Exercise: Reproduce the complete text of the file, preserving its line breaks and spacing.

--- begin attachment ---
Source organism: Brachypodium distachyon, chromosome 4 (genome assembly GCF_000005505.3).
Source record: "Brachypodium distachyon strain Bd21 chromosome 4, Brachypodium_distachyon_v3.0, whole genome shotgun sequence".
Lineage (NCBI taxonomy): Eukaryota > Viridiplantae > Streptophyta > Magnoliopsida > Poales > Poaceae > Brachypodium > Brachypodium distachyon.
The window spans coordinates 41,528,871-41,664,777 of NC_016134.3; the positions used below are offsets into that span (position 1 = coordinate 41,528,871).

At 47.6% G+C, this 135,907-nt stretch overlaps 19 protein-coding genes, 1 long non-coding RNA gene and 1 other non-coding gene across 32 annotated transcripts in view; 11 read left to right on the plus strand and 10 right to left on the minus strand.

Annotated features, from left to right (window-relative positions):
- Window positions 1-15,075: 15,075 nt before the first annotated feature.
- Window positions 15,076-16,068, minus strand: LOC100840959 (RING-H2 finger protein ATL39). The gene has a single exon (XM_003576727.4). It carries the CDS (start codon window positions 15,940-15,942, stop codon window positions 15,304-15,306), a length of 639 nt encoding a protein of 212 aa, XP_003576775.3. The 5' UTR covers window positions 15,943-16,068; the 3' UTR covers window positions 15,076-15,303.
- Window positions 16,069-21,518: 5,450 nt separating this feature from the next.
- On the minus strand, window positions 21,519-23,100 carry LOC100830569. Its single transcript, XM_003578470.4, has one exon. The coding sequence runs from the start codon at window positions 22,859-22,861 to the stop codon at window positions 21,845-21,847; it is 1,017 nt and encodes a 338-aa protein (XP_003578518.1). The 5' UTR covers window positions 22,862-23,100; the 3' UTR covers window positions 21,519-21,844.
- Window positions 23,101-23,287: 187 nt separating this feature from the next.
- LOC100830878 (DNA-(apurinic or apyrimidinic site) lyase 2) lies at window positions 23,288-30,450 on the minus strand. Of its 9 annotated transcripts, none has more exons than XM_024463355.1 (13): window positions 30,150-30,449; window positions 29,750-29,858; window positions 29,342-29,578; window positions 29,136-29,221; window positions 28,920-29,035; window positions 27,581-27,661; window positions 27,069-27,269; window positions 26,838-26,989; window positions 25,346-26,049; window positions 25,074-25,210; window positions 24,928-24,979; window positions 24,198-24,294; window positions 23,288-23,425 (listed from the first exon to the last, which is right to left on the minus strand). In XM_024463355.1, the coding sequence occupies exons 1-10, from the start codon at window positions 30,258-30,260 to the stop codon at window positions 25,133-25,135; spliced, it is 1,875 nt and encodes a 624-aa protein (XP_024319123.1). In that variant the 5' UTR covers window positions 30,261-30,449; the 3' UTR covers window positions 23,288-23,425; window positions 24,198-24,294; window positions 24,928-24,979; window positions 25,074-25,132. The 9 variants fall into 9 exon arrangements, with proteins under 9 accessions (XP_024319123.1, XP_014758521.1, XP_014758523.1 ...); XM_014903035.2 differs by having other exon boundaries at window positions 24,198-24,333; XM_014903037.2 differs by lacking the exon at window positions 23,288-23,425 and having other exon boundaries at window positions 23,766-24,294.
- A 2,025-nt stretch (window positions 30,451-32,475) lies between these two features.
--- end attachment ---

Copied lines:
Source organism: Brachypodium distachyon, chromosome 4 (genome assembly GCF_000005505.3).
Source record: "Brachypodium distachyon strain Bd21 chromosome 4, Brachypodium_distachyon_v3.0, whole genome shotgun sequence".
Lineage (NCBI taxonomy): Eukaryota > Viridiplantae > Streptophyta > Magnoliopsida > Poales > Poaceae > Brachypodium > Brachypodium distachyon.
The window spans coordinates 41,528,871-41,664,777 of NC_016134.3; the positions used below are offsets into that span (position 1 = coordinate 41,528,871).

At 47.6% G+C, this 135,907-nt stretch overlaps 19 protein-coding genes, 1 long non-coding RNA gene and 1 other non-coding gene across 32 annotated transcripts in view; 11 read left to right on the plus strand and 10 right to left on the minus strand.

Annotated features, from left to right (window-relative positions):
- Window positions 1-15,075: 15,075 nt before the first annotated feature.
- Window positions 15,076-16,068, minus strand: LOC100840959 (RING-H2 finger protein ATL39). The gene has a single exon (XM_003576727.4). It carries the CDS (start codon window positions 15,940-15,942, stop codon window positions 15,304-15,306), a length of 639 nt encoding a protein of 212 aa, XP_003576775.3. The 5' UTR covers window positions 15,943-16,068; the 3' UTR covers window positions 15,076-15,303.
- Window positions 16,069-21,518: 5,450 nt separating this feature from the next.
- On the minus strand, window positions 21,519-23,100 carry LOC100830569. Its single transcript, XM_003578470.4, has one exon. The coding sequence runs from the start codon at window positions 22,859-22,861 to the stop codon at window positions 21,845-21,847; it is 1,017 nt and encodes a 338-aa protein (XP_003578518.1). The 5' UTR covers window positions 22,862-23,100; the 3' UTR covers window positions 21,519-21,844.
- Window positions 23,101-23,287: 187 nt separating this feature from the next.
- LOC100830878 (DNA-(apurinic or apyrimidinic site) lyase 2) lies at window positions 23,288-30,450 on the minus strand. Of its 9 annotated transcripts, none has more exons than XM_024463355.1 (13): window positions 30,150-30,449; window positions 29,750-29,858; window positions 29,342-29,578; window positions 29,136-29,221; window positions 28,920-29,035; window positions 27,581-27,661; window positions 27,069-27,269; window positions 26,838-26,989; window positions 25,346-26,049; window positions 25,074-25,210; window positions 24,928-24,979; window positions 24,198-24,294; window positions 23,288-23,425 (listed from the first exon to the last, which is right to left on the minus strand). In XM_024463355.1, the coding sequence occupies exons 1-10, from the start codon at window positions 30,258-30,260 to the stop codon at window positions 25,133-25,135; spliced, it is 1,875 nt and encodes a 624-aa protein (XP_024319123.1). In that variant the 5' UTR covers window positions 30,261-30,449; the 3' UTR covers window positions 23,288-23,425; window positions 24,198-24,294; window positions 24,928-24,979; window positions 25,074-25,132. The 9 variants fall into 9 exon arrangements, with proteins under 9 accessions (XP_024319123.1, XP_014758521.1, XP_014758523.1 ...); XM_014903035.2 differs by having other exon boundaries at window positions 24,198-24,333; XM_014903037.2 differs by lacking the exon at window positions 23,288-23,425 and having other exon boundaries at window positions 23,766-24,294.
- A 2,025-nt stretch (window positions 30,451-32,475) lies between these two features.